Have you ever gazed at a seemingly endless horizon — or up at a star-filled sky — and wondered just how far the human eye can see? That horizon is about 3 miles away. And the closest star (besides the Sun) is over 24.9 trillion miles from Earth.
Despite more than 70 years of research, science remains unclear about the absolute threshold of human vision.1 Scientists do know that, with enough light, human vision is limitless.
What’s the Farthest We Can See?
The farthest object visible to the naked eye is the Andromeda Galaxy, located 2.5 million light years from Earth. Starlight from the Andromeda Galaxy travels 23 quintillion miles before it reaches your eyes.
With modern technology, it would take 94.5 billion years for humans to travel to the edge of the Andromeda Galaxy. So, the human eye can see pretty far.
What Determines How Far We Can See?
How far you can see depends on whether the particles of light (photons) that a distant object emits reach your eyes.1-4 For example, the stars in the night sky collectively give off a few thousand photons.
Vision scientist Selig Hecht and colleagues determined that it only takes five photons to excite the light-detecting rod cells in the human eye.3
Distant Objects We Can See
If you look up at the sky on a dark night, your eyes might detect light coming from over a million light years away. At 2.5 million light-years away, the Andromeda Galaxy is the farthest object the human eye can see.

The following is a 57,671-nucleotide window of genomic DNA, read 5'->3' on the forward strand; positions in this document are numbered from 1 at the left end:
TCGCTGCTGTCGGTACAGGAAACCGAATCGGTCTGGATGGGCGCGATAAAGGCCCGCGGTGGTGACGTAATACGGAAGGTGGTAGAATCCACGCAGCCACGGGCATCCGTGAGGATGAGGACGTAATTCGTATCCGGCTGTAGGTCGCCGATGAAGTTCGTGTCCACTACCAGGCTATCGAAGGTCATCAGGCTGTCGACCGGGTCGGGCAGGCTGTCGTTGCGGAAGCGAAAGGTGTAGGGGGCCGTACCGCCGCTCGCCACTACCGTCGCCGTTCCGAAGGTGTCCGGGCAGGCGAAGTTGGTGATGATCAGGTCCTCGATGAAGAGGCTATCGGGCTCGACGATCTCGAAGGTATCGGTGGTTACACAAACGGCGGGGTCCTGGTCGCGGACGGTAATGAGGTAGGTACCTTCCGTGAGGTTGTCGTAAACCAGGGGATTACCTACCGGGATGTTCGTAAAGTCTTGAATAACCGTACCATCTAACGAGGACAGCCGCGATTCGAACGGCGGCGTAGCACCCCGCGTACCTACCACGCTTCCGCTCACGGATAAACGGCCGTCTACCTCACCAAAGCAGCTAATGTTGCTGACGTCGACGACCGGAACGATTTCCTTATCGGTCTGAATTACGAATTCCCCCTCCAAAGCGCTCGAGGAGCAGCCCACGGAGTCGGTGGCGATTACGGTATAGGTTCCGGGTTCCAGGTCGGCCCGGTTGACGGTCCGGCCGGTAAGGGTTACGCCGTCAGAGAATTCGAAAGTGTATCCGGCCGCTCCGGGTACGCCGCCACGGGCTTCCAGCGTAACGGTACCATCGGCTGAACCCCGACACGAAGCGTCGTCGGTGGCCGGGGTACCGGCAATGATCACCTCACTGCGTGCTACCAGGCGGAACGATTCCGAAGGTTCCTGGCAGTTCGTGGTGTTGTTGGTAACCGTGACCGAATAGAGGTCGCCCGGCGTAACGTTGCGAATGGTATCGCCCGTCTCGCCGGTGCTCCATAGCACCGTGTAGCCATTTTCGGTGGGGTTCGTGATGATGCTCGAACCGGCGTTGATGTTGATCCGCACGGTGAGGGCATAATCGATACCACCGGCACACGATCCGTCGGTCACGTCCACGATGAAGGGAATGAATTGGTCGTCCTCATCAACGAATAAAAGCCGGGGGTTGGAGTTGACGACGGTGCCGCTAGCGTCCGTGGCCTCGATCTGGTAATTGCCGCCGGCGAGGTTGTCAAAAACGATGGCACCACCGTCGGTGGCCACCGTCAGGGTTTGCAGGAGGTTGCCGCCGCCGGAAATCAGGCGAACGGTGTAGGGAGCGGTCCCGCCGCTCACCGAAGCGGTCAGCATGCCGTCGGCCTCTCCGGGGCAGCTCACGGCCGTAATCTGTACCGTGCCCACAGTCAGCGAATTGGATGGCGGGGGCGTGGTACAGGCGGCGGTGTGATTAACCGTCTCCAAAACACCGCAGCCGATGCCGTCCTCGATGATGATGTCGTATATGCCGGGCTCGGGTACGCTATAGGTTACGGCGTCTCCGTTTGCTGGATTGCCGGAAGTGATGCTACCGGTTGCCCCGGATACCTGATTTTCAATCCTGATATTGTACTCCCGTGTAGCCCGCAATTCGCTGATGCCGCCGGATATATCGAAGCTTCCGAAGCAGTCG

Other distant objects the human eye can see on a dark night can be found at:
- 22,000 miles. The distance that satellites orbit the Earth.
- 238,855 miles. The distance at which the Moon orbits the Earth.
- 38 million miles. The closest distance of Venus, the brightest object in the night sky besides the Moon.
- 746 million miles. The distance of Saturn, the furthest planet that’s visible to the naked eye.
Stars and planets appear as just a twinkle of light because they’re so far away. Your eyes can also detect human-scale objects a great distances here on Earth.
Nearby Objects We Can See
Near objects visible to the human eye are at the following distances:
- 1 mile. The approximate distance from the bottom of the Grand Canyon to the upper rim.
- 2 miles. The distance your eyes could make out two distinct headlights.
- 6.6 miles. The height of the average passenger airplane.
- 50 miles. The distance from which city skyscrapers can be seen from the ground on a clear day.
Factors That Affect How Far Someone Can See
Many factors affect how far the human eye can see, including:
Visual acuity is the clarity of your vision. People with 20/20 vision have normal visual acuity. This means you can stand 20 feet from an object and see what someone with normal vision should see at that distance.
If you have 20/25 vision, you can see something at 20 feet that someone with normal vision can see at 25 feet.
Your eye health is a major factor in how well your eyes function. Good eye health leads to better eyesight. That’s why it’s important to get regular eye exams and use protective eyewear when needed.